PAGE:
Day in the Life at a Secure Children’s Home

What is it like to work in a Secure Children’s Home?

Traci Benton is Head of Healthcare at the secure children’s home and oversees the multidisciplinary team which comprises of nurses, speech and language therapists, psychologists and psychiatrists.

"I provide primary care for all the young people who come to stay here. This involves clinical assessment, undifferentiated diagnosis, and treatment of a huge variety of minor illnesses, injuries, and long-term health conditions. It also includes the continuing evaluation and provision of individual physical and mental healthcare throughout a young person’s stay.

I meet with and assess every young person admitted to the home using the RCPCH’s Comprehensive Health Assessment Tool (CHAT) within my physical health and substance misuse speciality, whilst my speech and language therapist and psychology colleagues assess the neuro-disability and mental health aspects. This information is used to create an in-depth, psychologically-informed and person-centred formulation for each young person.

We work with some of society’s most vulnerable children. Invariably their life experiences leading to admission means they are very mistrusting of professionals. We have to really work on gaining their trust, as well as also working to build their health literacy skills and the knowledge and confidence to advocate for themselves.

All great nursing care is holistic care, but in the secure children’s setting, we take this holistic approach to a whole new level as the young people in our care simply could not and would not engage if we did it differently. We have made huge efforts to ensure the Healthcare Team is embedded within the fantastic residential staff at the home who have really welcomed us onboard. We have been involved in and contributed to the children’s school lessons, enrichment sessions and their day-to-day lives.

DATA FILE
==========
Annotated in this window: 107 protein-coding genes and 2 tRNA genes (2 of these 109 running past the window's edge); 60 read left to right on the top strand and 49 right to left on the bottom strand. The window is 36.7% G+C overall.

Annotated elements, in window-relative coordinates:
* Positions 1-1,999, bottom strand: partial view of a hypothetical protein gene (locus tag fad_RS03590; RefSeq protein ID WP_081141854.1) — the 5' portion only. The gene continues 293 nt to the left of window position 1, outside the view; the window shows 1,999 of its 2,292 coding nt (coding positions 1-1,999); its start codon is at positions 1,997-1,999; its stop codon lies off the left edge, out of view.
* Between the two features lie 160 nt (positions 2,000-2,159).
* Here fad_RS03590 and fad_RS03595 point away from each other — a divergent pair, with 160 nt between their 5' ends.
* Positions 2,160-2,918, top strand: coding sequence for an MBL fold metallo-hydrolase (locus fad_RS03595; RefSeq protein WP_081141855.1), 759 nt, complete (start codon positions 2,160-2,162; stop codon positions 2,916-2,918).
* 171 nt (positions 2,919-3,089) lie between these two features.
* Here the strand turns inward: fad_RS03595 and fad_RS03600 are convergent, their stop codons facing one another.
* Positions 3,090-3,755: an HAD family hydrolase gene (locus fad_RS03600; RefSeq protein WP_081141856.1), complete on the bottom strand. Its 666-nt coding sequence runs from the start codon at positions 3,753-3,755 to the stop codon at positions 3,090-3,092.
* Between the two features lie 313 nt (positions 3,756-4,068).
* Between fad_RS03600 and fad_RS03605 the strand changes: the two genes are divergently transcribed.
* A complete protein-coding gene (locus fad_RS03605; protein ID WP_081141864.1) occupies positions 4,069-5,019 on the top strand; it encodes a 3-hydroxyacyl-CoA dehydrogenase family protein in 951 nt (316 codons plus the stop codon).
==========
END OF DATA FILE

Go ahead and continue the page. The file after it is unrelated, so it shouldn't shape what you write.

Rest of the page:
I can’t think of another job where I’ve been able to (legitimately!) sit and watch a bit of TV with a patient, play a board game and pool, or have a kickabout and a joke outside all in order to establish trust. I could never have imagined how much utter joy and satisfaction I could feel out of all the “small wins” in this role, let alone the big ones."

“All great nursing care is holistic, but in the secure children’s setting, we take this holistic approach to a whole new level.”

-Traci Benton

Head of Healthcare at Aldine House




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